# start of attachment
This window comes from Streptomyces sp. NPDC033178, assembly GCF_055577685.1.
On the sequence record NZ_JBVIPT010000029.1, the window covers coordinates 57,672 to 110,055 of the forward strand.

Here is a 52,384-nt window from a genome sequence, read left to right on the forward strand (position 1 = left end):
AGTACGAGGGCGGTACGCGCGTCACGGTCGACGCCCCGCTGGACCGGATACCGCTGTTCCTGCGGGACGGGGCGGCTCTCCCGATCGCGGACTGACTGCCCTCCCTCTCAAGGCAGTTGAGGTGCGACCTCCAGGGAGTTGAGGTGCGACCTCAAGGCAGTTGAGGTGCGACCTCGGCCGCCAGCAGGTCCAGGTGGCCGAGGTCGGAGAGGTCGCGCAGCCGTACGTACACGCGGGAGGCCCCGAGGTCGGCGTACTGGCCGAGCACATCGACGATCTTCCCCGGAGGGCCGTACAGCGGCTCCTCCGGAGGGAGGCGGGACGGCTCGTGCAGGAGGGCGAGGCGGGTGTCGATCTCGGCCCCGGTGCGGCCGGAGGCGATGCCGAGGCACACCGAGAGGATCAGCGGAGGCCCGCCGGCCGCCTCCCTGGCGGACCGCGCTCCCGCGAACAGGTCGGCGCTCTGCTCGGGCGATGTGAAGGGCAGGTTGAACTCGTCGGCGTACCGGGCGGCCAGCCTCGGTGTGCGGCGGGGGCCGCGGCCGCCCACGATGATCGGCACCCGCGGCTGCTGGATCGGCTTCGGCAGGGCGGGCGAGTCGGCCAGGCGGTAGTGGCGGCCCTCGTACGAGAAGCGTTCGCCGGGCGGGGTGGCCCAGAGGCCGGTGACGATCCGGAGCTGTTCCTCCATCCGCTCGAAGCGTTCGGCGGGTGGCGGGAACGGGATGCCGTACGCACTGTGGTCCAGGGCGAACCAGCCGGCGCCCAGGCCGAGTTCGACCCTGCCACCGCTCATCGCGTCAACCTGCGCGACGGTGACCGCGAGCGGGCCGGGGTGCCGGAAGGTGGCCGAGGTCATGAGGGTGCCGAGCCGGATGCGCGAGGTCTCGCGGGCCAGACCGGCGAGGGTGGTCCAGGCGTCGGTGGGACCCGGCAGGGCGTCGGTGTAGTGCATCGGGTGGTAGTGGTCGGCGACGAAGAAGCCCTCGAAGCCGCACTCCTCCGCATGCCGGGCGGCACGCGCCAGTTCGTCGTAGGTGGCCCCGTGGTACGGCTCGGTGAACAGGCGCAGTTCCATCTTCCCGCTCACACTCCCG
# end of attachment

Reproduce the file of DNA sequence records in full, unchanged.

This window comes from Streptomyces sp. NPDC033178, assembly GCF_055577685.1.
On the sequence record NZ_JBVIPT010000029.1, the window covers coordinates 57,672 to 110,055 of the forward strand.

Here is a 52,384-nt window from a genome sequence, read left to right on the forward strand (position 1 = left end):
AGTACGAGGGCGGTACGCGCGTCACGGTCGACGCCCCGCTGGACCGGATACCGCTGTTCCTGCGGGACGGGGCGGCTCTCCCGATCGCGGACTGACTGCCCTCCCTCTCAAGGCAGTTGAGGTGCGACCTCCAGGGAGTTGAGGTGCGACCTCAAGGCAGTTGAGGTGCGACCTCGGCCGCCAGCAGGTCCAGGTGGCCGAGGTCGGAGAGGTCGCGCAGCCGTACGTACACGCGGGAGGCCCCGAGGTCGGCGTACTGGCCGAGCACATCGACGATCTTCCCCGGAGGGCCGTACAGCGGCTCCTCCGGAGGGAGGCGGGACGGCTCGTGCAGGAGGGCGAGGCGGGTGTCGATCTCGGCCCCGGTGCGGCCGGAGGCGATGCCGAGGCACACCGAGAGGATCAGCGGAGGCCCGCCGGCCGCCTCCCTGGCGGACCGCGCTCCCGCGAACAGGTCGGCGCTCTGCTCGGGCGATGTGAAGGGCAGGTTGAACTCGTCGGCGTACCGGGCGGCCAGCCTCGGTGTGCGGCGGGGGCCGCGGCCGCCCACGATGATCGGCACCCGCGGCTGCTGGATCGGCTTCGGCAGGGCGGGCGAGTCGGCCAGGCGGTAGTGGCGGCCCTCGTACGAGAAGCGTTCGCCGGGCGGGGTGGCCCAGAGGCCGGTGACGATCCGGAGCTGTTCCTCCATCCGCTCGAAGCGTTCGGCGGGTGGCGGGAACGGGATGCCGTACGCACTGTGGTCCAGGGCGAACCAGCCGGCGCCCAGGCCGAGTTCGACCCTGCCACCGCTCATCGCGTCAACCTGCGCGACGGTGACCGCGAGCGGGCCGGGGTGCCGGAAGGTGGCCGAGGTCATGAGGGTGCCGAGCCGGATGCGCGAGGTCTCGCGGGCCAGACCGGCGAGGGTGGTCCAGGCGTCGGTGGGACCCGGCAGGGCGTCGGTGTAGTGCATCGGGTGGTAGTGGTCGGCGACGAAGAAGCCCTCGAAGCCGCACTCCTCCGCATGCCGGGCGGCACGCGCCAGTTCGTCGTAGGTGGCCCCGTGGTACGGCTCGGTGAACAGGCGCAGTTCCATCTTCCCGCTCACACTCCCG